Apparently, couscous doesn’t only come in a box…It even has it’s own dedicated pot.
A short while ago, after I posted a recipe for Vareniki (a dish I grew up eating), a friend told me a story about a comfort food from her childhood – handmade couscous. Rita’s Italian family has been making their own handmade couscous together on special occasions for as long as she could remember.
I never thought of couscous-making as a “process,” and definitely not a social affair. For me, couscous was always a quick-to-prepare straight-out-of-the-box side dish, pulled together on the days when I was too tired to cook. So, when Rita invited me to a couscous-making dinner get-together at her house, I was both excited and intrigued.
It turns out that couscous is a Southern Italian diet staple. Made by hand, Italian couscous (Fregola Sarda) tastes subtler, nuttier and way more flavorful than the boxed Middle-Eastern alternative. I also found it to be prettier and more elegant looking, for its grains are a little larger and more pebbly. Homemade couscous also has a higher content of resistant starch, a dietary fiber that helps maintain blood sugar and improve digestion — a nice nutritional bonus, in my opinion.
Rolling couscous was easy, even therapeutic, once we got it down. The goal was to add just the right amount of salted water to the golden colored, sandy-textured semolina flour to create the perfect texture. Just like a sand castle, if you add too much water, it turns to mush; if you add too little it stays, well, sand. But when you get it right, the very delicate circular motion of your fingertips creates the most imperfectly perfect grains of couscous. Different shapes and sizes abound. And you can only imagine what the not so delicate touch of our children produced: it ranged from semolina soup to couscous the size of ping pong balls. Semolina flour flying everywhere, bodies covered in “golden sand” and laughter all around.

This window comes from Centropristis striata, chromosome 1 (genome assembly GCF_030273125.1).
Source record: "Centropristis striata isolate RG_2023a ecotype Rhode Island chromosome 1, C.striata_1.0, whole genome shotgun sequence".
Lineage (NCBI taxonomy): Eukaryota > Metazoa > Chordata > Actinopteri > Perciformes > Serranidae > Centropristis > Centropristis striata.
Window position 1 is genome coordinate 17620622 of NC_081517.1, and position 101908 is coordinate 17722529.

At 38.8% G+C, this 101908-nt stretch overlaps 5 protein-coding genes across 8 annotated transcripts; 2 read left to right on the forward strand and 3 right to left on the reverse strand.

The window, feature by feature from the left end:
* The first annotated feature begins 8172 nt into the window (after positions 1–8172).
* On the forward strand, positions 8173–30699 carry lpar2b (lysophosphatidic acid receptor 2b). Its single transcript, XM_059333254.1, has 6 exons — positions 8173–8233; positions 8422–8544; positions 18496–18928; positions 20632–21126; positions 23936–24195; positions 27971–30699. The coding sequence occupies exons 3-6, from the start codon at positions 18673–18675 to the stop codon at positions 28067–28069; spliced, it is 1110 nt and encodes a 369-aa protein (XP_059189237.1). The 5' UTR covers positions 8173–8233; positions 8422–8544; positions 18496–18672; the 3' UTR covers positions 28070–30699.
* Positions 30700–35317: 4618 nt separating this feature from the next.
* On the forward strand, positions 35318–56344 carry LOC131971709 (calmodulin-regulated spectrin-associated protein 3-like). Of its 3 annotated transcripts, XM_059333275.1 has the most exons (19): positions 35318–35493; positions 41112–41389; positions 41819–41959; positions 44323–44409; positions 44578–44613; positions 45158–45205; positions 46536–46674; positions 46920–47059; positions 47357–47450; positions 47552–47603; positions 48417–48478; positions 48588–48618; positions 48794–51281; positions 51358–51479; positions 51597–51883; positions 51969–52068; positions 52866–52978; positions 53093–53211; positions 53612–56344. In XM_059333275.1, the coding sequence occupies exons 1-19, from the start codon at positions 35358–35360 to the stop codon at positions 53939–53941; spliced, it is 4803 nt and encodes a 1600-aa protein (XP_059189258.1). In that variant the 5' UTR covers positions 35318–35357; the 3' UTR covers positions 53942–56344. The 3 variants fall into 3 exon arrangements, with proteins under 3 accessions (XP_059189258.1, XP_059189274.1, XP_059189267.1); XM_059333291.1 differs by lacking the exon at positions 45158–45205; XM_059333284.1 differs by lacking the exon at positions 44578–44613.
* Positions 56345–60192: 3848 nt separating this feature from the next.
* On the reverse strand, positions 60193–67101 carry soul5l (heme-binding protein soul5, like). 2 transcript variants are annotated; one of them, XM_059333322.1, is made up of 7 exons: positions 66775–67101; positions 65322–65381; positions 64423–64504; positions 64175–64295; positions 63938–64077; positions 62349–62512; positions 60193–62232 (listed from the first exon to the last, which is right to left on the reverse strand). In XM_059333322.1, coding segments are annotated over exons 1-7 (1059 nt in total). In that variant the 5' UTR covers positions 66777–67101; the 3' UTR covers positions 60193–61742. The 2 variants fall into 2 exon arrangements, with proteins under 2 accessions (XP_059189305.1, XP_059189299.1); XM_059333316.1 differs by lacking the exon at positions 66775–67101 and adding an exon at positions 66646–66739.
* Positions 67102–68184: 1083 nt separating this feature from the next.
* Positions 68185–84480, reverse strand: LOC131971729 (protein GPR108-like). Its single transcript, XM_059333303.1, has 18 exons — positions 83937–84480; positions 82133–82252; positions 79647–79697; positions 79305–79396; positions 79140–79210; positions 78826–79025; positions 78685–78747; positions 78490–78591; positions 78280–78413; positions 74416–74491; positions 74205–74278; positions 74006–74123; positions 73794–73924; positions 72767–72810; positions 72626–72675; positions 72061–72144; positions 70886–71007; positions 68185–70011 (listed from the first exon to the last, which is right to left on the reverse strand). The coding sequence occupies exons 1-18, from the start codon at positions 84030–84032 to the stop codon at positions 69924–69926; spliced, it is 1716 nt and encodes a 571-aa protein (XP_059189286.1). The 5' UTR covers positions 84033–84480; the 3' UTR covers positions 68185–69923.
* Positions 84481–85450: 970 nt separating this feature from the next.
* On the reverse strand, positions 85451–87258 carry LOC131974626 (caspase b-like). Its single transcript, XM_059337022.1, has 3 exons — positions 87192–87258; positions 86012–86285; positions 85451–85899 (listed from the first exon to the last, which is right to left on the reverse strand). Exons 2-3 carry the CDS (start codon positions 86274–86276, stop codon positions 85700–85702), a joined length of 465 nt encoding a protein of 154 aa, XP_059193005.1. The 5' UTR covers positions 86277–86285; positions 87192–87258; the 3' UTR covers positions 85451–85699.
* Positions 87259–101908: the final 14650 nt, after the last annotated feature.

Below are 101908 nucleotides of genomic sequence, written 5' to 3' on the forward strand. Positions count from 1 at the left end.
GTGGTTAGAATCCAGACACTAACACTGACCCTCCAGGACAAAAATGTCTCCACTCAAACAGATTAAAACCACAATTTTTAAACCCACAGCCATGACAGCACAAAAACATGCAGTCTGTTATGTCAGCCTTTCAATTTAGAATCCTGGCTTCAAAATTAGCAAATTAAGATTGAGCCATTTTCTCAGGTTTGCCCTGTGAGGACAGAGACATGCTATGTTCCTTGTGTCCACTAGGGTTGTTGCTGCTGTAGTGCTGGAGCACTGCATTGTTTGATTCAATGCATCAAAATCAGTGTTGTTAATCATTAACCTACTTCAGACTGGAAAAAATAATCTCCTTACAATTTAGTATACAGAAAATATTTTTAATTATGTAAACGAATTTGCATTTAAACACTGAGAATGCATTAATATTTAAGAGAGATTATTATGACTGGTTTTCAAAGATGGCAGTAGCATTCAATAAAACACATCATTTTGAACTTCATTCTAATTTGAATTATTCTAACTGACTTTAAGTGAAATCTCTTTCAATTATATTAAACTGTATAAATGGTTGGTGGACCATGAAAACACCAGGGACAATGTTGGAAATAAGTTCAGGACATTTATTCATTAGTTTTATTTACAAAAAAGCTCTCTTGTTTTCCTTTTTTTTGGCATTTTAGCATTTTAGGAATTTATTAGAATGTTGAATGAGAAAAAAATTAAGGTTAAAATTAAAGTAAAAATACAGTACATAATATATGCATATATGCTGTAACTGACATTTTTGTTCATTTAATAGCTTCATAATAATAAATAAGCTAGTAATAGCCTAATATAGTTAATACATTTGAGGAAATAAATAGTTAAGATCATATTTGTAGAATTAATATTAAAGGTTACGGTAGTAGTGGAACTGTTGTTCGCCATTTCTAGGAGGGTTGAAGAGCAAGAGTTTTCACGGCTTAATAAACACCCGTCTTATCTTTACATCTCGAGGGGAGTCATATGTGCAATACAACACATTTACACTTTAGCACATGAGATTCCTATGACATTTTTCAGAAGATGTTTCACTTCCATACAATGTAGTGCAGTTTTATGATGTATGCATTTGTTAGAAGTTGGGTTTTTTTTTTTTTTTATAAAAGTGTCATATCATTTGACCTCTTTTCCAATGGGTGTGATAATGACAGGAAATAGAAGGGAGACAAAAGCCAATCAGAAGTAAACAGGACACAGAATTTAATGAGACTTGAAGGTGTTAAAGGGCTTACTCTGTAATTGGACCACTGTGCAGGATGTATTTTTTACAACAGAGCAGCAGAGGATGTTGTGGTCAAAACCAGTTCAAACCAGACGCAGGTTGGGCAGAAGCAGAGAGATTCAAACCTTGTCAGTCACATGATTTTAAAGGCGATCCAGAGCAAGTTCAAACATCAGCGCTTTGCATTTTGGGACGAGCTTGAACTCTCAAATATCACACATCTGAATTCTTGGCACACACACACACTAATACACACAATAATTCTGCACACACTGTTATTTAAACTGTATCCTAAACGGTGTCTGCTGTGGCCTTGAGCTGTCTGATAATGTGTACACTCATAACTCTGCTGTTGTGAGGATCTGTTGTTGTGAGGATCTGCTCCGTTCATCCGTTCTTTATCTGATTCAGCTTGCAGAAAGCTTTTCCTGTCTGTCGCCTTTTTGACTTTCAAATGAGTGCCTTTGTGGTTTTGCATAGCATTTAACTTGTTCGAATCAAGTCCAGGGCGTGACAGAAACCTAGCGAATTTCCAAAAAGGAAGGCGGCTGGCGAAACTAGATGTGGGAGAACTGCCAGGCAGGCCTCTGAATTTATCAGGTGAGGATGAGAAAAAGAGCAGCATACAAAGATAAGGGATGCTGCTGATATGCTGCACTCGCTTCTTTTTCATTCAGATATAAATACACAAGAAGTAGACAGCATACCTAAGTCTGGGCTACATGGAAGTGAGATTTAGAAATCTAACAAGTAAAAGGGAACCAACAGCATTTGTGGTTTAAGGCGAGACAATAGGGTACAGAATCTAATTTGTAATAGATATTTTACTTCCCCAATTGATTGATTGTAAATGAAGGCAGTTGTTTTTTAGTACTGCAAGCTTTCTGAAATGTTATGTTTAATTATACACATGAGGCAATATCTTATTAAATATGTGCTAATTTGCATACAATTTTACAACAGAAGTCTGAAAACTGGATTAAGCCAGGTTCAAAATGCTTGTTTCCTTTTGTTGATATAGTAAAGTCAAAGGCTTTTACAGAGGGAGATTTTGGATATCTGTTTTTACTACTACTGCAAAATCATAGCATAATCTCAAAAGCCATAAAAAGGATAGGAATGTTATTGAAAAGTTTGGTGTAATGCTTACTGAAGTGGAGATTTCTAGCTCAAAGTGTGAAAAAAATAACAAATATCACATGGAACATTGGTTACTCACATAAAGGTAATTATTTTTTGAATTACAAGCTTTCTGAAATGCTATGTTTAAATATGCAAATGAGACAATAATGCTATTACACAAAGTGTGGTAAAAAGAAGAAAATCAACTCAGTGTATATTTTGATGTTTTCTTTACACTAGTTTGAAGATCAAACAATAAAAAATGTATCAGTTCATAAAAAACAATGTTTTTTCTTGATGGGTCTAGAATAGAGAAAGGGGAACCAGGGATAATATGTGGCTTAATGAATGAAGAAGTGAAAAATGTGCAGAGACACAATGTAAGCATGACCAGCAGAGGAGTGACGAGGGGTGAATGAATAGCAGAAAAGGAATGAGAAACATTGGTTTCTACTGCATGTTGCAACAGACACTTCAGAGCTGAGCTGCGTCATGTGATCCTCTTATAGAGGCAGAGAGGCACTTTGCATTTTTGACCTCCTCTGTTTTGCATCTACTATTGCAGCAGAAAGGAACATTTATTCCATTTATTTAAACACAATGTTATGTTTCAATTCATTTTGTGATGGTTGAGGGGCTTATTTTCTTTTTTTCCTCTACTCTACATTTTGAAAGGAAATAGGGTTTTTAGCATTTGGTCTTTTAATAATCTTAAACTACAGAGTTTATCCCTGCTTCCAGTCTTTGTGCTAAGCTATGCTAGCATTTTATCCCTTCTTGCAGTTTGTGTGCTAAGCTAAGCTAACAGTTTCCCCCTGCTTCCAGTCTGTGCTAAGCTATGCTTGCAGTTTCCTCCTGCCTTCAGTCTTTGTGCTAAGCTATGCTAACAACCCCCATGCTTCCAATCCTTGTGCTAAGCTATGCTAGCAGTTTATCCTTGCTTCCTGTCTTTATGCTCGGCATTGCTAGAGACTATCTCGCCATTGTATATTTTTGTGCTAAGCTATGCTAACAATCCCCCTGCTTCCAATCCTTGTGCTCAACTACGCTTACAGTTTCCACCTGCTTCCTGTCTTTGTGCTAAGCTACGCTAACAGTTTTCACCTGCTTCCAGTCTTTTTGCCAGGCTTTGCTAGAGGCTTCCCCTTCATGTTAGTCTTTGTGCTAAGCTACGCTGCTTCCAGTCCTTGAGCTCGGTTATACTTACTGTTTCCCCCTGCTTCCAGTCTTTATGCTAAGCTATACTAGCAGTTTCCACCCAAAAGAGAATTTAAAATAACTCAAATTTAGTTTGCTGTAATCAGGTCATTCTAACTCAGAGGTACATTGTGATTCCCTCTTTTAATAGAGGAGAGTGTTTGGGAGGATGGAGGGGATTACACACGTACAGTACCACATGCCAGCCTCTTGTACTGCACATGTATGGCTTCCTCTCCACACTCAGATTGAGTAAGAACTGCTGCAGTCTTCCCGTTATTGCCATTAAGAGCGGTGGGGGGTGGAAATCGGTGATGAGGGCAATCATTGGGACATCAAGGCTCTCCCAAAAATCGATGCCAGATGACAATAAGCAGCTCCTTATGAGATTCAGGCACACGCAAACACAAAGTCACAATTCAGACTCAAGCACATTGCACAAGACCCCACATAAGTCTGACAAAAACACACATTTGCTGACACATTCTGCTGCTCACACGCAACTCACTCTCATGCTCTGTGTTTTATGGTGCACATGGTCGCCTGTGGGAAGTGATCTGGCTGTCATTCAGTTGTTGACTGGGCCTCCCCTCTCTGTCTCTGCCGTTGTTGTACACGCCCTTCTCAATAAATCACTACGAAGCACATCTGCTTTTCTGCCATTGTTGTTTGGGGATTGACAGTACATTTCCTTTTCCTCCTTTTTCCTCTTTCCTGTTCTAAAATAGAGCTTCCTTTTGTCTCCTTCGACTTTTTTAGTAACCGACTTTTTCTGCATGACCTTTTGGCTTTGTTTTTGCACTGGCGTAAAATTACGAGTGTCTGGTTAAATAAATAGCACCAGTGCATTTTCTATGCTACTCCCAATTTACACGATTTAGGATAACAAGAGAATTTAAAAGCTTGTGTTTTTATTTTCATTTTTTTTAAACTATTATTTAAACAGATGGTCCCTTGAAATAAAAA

We steamed the couscous in a classic double-boiler pot, called couscoussier, with some chopped onion, bay leaves, chicken stock, and served it with Julia Child’s famous Ratatouille and Union Square’s Braised Lamb Shanks with Herbs. Rita’s husband, Bill, preceded the main course with an appetizer of warm Figs in a Port Wine Reduction with local Pt. Reyes Blue Cheese and Aged Balsamic Vinegar. The figs’ sweetness provided an interesting counterpoint to the rich wholesome entrée. Paired with St. Francis Kings Ridge Cabernet Sauvignon, the combination was simply delicious.
The whole day of food preparation, cooking, and feasting until late in the evening took on a very festive air as we told jokes, listened to music, and watched the kids make a huge mess. There really is nothing quite like honoring the home cooking of our ancestors with friends… Our grandparents would be proud. Now, every time a recipe calls for couscous, I will try to think outside the box.
Homemade Couscous with Union Square’s Braised Lamb Shanks with Herbs and Julia Child’s Ratatouille
- Mix warm water and salt to combine. Combine the semolina and flour in a bowl.
- Use a rounded plate to roll the semolina. Take a small handful of flour and place on the plate. Add one teaspoon of salted water. Use fingertips to lightly roll the semolina/water in tiny pebble shaped grains. Adjust liquid as necessary. Repeat this until all of the flour is rolled. You may use more salted water as necessary.
- Use either chicken stock on the bottom of a double steamer. Place 1/3 of the couscous in the top of the steamer. Sprinkle with 1/3 of the onions, bay leaves, a touch of salt and ground black pepper. Repeat this step two more times. Steam the mixture for approximately 20 minutes.
- Return couscous to a large bowl and fluff with a fork. Remove bay leaves. Add oil and mix. You may add water to moisten the couscous if it feels too dry. Return to steamer and steam for another 20 minutes.
- Serve with spiced vegetables, rich tomato sauce, curry or braised lamb or veal.
You can always boil couscous in water if you don’t want to invest in a new pot but I promise you that steamed couscous tastes 100 times better!
2004 St. Francis Kings Ridge Cabarnet Sauvignon helped balance the natural flavors in this dish. Check St. Francis winery or your local wine shop for availability.